DVD Event of the Week: Is it The Little Rascals: The Complete Collection, from the aptly named Genius Entertainment? Might it be Disney's Dr Syn: The Scarecrow of Romney Marsh, a fabulous masked hero swashbuckler starring the pre-Secret Agent Patrick McGoohan? Or should we talking about The Sopranos: The Complete Series, a humongous 400 hundred dollar/33 disc box from HBO Video?
All worthy, to be sure, and with any luck I'll be raving about that Dr. Syn set soon (Patrick McGoohan rules, okay?) but for my money it's got to be Shout Factory's four disc Mystery Science Theater 3000: 20th Anniversary Edition.
How do I love this set? Let me count the ways. For starters, the episodes here are primo -- Joel, Mike and the Bots skewering the likes of Future War, First Spaceship on Venus, the wonderfully awful Werewolf (Kevin Murphy, aka Tom Servo, rightly calls the film "a gift from God"), and Laserblast (the last show before it departed Comedy Central for the Sci-Fi Channel, with the brilliant 2001: A Space Odyssey parody ending). Extras? On Future War, you get every single version of the show's theme song, plus a hilarious 2008 panel discussion with all the stars and writers from the show's ten year run hosted by Ratatouille star Patton Oswalt; the other discs have parts 1-3 of an excellent new in depth interview with all the show's principals.
Of course, the real reason the 20th Anniversary Edition is so great is the show itself. Starting from a deceptively simple premise -- a bunch of guys talking back to really bad movies on their TV -- Mystery Science Theater 3000 went on to become, between 1988 and 1998, the most brilliant, post-modern skewering of all aspects of contemporary culture, both high and low, ever aired. It was endlessly inventive, passionately funny and occasionally even touching, with characters that seemed a lot more real and human than those on a lot of higher profile 90s prime-time shows, comedy or drama, despite the fact that at least three of them were robots (well, puppets of robots, but you get the idea). And have I mentioned that it was consistently laugh out loud hilarious?
In any case, here's an excerpt that should give you an idea -- Mike, Servo and Crow improvising a new song for the end credits of Werewolf.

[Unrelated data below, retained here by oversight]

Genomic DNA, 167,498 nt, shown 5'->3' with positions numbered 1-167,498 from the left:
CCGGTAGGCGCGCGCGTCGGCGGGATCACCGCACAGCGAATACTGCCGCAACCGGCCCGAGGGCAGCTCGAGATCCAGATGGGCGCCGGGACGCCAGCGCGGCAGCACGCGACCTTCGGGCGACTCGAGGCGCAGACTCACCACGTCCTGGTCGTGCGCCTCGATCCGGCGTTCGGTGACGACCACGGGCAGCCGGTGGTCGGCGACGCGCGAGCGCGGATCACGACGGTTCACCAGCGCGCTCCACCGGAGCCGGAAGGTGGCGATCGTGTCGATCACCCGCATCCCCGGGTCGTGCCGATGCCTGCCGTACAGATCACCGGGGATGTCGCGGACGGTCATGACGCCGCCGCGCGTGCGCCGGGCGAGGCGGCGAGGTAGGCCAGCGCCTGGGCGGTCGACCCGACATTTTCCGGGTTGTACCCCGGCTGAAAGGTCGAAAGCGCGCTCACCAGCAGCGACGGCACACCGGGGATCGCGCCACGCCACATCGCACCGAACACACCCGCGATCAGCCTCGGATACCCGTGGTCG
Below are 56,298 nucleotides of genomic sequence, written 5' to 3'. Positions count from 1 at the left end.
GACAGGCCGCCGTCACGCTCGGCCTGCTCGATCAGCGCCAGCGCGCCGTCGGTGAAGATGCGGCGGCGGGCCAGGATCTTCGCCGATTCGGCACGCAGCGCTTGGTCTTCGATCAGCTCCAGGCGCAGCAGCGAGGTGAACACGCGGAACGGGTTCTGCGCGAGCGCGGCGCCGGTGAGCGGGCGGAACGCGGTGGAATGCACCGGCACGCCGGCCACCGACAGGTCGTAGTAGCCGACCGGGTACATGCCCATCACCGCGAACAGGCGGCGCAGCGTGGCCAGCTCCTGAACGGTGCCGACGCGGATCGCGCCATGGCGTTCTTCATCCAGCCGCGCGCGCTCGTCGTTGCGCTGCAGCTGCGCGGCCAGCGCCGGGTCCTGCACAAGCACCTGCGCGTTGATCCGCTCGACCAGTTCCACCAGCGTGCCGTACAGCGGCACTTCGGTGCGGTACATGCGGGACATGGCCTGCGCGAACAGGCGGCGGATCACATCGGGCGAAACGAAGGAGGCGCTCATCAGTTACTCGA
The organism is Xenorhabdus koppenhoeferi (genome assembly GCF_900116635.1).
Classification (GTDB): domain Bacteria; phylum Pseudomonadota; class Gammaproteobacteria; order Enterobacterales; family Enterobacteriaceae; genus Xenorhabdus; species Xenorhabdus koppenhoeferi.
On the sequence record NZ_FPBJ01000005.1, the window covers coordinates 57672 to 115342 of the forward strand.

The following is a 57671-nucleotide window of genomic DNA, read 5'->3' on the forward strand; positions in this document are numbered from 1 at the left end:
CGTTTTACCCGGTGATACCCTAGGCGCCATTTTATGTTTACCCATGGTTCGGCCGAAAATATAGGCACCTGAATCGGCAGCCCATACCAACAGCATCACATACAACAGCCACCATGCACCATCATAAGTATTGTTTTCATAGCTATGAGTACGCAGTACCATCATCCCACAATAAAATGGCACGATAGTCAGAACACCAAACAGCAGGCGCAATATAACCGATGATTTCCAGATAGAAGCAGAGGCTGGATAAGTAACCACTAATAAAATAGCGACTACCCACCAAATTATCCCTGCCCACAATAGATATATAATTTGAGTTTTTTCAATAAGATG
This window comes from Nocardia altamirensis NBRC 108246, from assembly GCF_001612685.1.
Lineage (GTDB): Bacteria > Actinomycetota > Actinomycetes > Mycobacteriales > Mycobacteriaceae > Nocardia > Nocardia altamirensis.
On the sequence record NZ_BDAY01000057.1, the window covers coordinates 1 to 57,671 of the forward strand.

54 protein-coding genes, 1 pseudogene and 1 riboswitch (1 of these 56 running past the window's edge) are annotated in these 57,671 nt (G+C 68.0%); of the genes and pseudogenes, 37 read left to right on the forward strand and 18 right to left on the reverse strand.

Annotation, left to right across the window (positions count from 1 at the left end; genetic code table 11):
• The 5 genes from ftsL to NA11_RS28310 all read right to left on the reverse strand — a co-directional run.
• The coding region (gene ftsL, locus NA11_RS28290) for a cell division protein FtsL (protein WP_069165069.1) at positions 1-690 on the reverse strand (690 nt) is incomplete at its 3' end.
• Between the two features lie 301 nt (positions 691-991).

Shout Factory's transfers look and sound smashing; the bottom line is that you can (and most definitely should) order the set here.
Okay, that said, and since things will likely be quiet around here for a couple of days, here's a hopefully amusing little project for us all:
Best Ever Parody of a Specific Film or Film Genre !!!
And my totally top of my head Top Five is:
5. Top Secret !( David Zucker, Jim Abrahams, and Jerry Zucker, 1984)
A Cold War spy thriller crossed with an Elvis musical. I firmly believe this is one of the funniest films of all time; certainly, it's the best thing the guys behind Airplane ever did. Come to think of it, it may be the best thing Val Kilmer ever did. Well, at least till he got the gig as the car's voice on Knight Rider. Boy -- there's a career move.
4. The Great Piggy Bank Robbery (Robert Clampett, 1946)
Daffy Duck IS Duck Twacy, Private Eye, in a priceless (and surreal) film noir spoof. Dick Tracy creator Chester Gould was going to sue, but once he saw it he was so impressed he changed his mind.
3. Movie Movie (Stanley Donen, 1978)
George C. Scott takes on a Golden Boy-style boxing flick and a 42nd Street-ish musical in this underrated parody of old fashioned double features.
2. Singing in the Rain (Gene Kelly and Stanley Donen, 1952)
Between the iconic musical numbers, the silent cinema gets an affectionate skewering here that wouldn't be surprassed until Mel Brooks.
And the all time most memorable film parody is, you gotta be kidding it's not even close so don't give me a hard time, obviously, is --
1. High School Musical 3 (Kenny Ortega, 2008)
A Mickey Rooney/Judy Garland flick with musical numbers based on early 80s MTV fodder like Michael Jackson's Thriller videos! Absolutely hilarious!!!!
What -- they weren't kidding?
Awrighty now -- what would your choices be?